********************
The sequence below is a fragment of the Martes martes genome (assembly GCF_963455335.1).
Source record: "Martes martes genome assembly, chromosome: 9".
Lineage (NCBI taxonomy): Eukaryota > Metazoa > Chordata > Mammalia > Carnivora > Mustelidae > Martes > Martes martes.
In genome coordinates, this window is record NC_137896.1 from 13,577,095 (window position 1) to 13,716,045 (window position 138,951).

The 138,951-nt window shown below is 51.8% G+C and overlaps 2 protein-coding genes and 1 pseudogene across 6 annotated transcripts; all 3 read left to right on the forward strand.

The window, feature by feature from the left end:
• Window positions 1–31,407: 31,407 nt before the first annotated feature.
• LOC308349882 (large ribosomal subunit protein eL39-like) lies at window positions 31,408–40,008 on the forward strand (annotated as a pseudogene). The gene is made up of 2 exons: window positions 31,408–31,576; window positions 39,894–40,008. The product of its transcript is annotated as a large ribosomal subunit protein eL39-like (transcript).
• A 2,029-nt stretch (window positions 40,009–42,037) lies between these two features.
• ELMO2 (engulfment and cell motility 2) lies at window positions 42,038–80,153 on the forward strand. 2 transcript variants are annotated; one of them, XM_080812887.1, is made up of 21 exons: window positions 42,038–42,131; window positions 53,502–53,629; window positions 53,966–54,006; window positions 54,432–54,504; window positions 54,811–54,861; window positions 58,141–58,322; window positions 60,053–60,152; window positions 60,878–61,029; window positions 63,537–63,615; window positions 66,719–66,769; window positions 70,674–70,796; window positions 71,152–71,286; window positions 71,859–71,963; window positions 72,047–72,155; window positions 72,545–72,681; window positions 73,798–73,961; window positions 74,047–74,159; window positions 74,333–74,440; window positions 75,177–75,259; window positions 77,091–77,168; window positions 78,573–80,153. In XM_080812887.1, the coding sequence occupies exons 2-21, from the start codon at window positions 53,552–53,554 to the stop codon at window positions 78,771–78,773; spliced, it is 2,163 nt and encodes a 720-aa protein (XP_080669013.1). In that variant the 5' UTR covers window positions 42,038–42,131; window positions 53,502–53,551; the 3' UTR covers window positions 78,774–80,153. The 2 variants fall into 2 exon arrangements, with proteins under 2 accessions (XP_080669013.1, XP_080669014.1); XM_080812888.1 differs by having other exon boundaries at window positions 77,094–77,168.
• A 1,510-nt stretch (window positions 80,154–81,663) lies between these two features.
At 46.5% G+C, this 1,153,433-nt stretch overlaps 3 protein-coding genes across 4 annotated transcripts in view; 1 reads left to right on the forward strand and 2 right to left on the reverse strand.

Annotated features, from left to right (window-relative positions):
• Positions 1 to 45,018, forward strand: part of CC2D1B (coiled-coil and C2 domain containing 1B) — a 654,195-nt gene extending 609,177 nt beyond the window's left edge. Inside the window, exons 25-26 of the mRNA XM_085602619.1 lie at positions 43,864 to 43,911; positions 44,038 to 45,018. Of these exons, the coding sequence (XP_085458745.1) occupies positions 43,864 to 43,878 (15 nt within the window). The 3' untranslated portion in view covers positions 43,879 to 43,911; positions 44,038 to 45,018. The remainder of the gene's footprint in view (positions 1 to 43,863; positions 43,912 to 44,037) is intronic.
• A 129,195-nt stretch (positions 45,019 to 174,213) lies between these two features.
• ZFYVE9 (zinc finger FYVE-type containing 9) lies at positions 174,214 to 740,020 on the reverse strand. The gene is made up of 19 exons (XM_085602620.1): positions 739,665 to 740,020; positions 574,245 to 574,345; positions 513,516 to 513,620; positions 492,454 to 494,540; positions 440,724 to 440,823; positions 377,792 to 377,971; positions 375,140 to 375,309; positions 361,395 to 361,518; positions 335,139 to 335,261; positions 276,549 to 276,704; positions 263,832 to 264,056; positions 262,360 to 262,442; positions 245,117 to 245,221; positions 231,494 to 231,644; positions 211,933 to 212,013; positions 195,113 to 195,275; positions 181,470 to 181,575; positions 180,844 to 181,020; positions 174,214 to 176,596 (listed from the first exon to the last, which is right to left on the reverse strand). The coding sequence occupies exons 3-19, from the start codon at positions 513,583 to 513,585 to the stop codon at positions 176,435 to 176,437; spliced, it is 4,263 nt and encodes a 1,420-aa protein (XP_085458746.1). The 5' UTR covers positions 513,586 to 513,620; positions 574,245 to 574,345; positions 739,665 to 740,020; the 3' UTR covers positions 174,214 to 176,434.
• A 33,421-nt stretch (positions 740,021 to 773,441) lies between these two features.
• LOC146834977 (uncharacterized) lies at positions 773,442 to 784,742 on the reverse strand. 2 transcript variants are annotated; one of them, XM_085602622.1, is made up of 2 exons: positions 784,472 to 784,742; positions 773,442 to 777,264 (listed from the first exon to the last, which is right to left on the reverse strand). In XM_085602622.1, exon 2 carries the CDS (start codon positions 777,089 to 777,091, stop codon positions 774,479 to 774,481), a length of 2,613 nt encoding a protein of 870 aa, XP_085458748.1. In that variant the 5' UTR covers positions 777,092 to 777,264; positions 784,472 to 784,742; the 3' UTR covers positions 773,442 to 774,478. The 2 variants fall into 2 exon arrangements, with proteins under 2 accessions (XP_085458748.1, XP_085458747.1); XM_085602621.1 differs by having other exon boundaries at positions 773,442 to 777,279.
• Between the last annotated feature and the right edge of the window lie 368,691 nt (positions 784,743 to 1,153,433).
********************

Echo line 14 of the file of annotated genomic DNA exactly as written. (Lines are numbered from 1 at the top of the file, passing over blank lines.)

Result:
• Positions 1 to 45,018, forward strand: part of CC2D1B (coiled-coil and C2 domain containing 1B) — a 654,195-nt gene extending 609,177 nt beyond the window's left edge. Inside the window, exons 25-26 of the mRNA XM_085602619.1 lie at positions 43,864 to 43,911; positions 44,038 to 45,018. Of these exons, the coding sequence (XP_085458745.1) occupies positions 43,864 to 43,878 (15 nt within the window). The 3' untranslated portion in view covers positions 43,879 to 43,911; positions 44,038 to 45,018. The remainder of the gene's footprint in view (positions 1 to 43,863; positions 43,912 to 44,037) is intronic.